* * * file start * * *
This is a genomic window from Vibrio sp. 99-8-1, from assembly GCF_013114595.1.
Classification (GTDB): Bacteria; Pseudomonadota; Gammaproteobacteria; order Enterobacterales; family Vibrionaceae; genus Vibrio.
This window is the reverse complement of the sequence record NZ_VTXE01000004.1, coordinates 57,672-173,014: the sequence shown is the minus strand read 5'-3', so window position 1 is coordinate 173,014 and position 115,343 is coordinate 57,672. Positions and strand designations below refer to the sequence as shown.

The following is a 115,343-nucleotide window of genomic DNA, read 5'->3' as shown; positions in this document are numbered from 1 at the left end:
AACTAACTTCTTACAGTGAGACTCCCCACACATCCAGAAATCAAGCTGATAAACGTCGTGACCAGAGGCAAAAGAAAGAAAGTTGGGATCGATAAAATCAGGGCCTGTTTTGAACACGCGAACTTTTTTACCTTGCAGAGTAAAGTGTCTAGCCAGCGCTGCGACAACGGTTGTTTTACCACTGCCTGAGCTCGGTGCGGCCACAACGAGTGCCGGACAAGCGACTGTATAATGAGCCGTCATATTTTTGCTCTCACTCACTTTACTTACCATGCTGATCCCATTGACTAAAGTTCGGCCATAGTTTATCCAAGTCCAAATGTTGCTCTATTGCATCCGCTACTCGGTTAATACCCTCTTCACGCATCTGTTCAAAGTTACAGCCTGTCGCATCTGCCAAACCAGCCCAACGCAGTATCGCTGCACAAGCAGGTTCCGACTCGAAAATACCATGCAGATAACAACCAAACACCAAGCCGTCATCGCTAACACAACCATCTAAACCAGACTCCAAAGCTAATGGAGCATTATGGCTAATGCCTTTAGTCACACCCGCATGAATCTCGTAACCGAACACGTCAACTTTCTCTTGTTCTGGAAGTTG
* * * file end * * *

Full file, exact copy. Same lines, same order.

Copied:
This is a genomic window from Vibrio sp. 99-8-1, from assembly GCF_013114595.1.
Classification (GTDB): Bacteria; Pseudomonadota; Gammaproteobacteria; order Enterobacterales; family Vibrionaceae; genus Vibrio.
This window is the reverse complement of the sequence record NZ_VTXE01000004.1, coordinates 57,672-173,014: the sequence shown is the minus strand read 5'-3', so window position 1 is coordinate 173,014 and position 115,343 is coordinate 57,672. Positions and strand designations below refer to the sequence as shown.

The following is a 115,343-nucleotide window of genomic DNA, read 5'->3' as shown; positions in this document are numbered from 1 at the left end:
AACTAACTTCTTACAGTGAGACTCCCCACACATCCAGAAATCAAGCTGATAAACGTCGTGACCAGAGGCAAAAGAAAGAAAGTTGGGATCGATAAAATCAGGGCCTGTTTTGAACACGCGAACTTTTTTACCTTGCAGAGTAAAGTGTCTAGCCAGCGCTGCGACAACGGTTGTTTTACCACTGCCTGAGCTCGGTGCGGCCACAACGAGTGCCGGACAAGCGACTGTATAATGAGCCGTCATATTTTTGCTCTCACTCACTTTACTTACCATGCTGATCCCATTGACTAAAGTTCGGCCATAGTTTATCCAAGTCCAAATGTTGCTCTATTGCATCCGCTACTCGGTTAATACCCTCTTCACGCATCTGTTCAAAGTTACAGCCTGTCGCATCTGCCAAACCAGCCCAACGCAGTATCGCTGCACAAGCAGGTTCCGACTCGAAAATACCATGCAGATAACAACCAAACACCAAGCCGTCATCGCTAACACAACCATCTAAACCAGACTCCAAAGCTAATGGAGCATTATGGCTAATGCCTTTAGTCACACCCGCATGAATCTCGTAACCGAACACGTCAACTTTCTCTTGTTCTGGAAGTTG